Know A Dog Who Fears Family Members? 10 Helpful Ideas

Photo by Michelle Tresemer on Unsplash

One of the most upsetting situations for a family with a newly adopted dog is learning that the dog fears one or more family members.  Very often this fear is not realized until after the dog is in the home for a week or two. By that time the rest of the family has formed a bond with this dog, and you feel like an outsider.

This is a tough reality for someone who fantasized that their dog would enjoy riding shotgun in their car, playing ball and snuggling with them at night.  Instead, the dog hides or shakes every time they share space with that person. This is a distressing situation and we do feel for you. It truly is not you.  It is about your dog and what she is feeling.  Let’s look at this new arrangement from the dog’s point of view. Before you adopted your dog, she may have:

suffered a lousy past and struggles to trust certain groups of people, 

spent her entire life with someone she truly loved. Now this life change is sad or confusing,

lacked proper socialization with different groups of people.  

Photo by Akshay Madan on Unsplash

Even if your dog’s old life was lousy, it was all she knew.  Since losing that home, she’s spent time in different shelter environments, and now she is thrust into another new environment with a person who scares the bejeebers out of her. 

The dog didn’t come into your home with a plan to banish you. She wants to feel secure and safe in her new environment, she just cannot control her fear. Often we exacerbate that fear by trying too hard and expecting quick results.  Dogs sense our frustration and we often intimidate dogs with our body language. We also try to rehabilitate them too quickly. You cannot rehabilitate fear on your time schedule. Overcoming fear takes time – a lot of time.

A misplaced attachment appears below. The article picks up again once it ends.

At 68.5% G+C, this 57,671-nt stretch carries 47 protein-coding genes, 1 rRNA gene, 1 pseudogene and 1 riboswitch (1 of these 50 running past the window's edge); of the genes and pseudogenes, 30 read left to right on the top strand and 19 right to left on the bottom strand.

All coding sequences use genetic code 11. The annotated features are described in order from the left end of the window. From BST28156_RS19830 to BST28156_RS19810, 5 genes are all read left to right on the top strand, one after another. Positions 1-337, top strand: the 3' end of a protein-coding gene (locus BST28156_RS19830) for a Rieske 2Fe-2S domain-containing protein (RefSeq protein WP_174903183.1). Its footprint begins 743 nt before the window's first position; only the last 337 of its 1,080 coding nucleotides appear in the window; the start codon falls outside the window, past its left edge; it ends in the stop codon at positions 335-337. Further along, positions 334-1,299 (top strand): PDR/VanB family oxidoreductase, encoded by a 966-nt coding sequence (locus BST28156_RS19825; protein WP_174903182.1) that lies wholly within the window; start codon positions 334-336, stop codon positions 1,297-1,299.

Below are 10 tips to help you with this very slow process.  In most cases it takes months (sometimes years) of rehabilitation.  Every situation is different. Some owners will move through these tips effortlessly.  Others may find some of these tips too scary for their dog. Pick the tips you feel are best for your situation.  If you are unsure, contact a qualified dog trainer.

 Ignore the dog:  People believe that they should force interaction with the dog by offering food.  When the dog musters enough courage to snatch food from your hand, the person always goes in for the pet. This terrifies the dog.  Refrain from using this thwarted idea. Instead, we want you to ignore the dog. Avoid eye contact, avoid petting the dog, avoid talking to the dog.  Just pretend she does not exist. When the dog comes over to smell you, continue to ignore her. Even if she sits by your side or lays at your feet, ignore the dog.  Forcing interaction before she is ready, tells her it is not safe to come near you. When she is ready for interaction, her signals will be very clear. When that time comes, refrain from showing excitement.  Instead, remain aloof and simply pet her on the neck or chest. Never over the head or on the face. After a brief time, stop petting her and once again ignore. In time, she will crave your attention.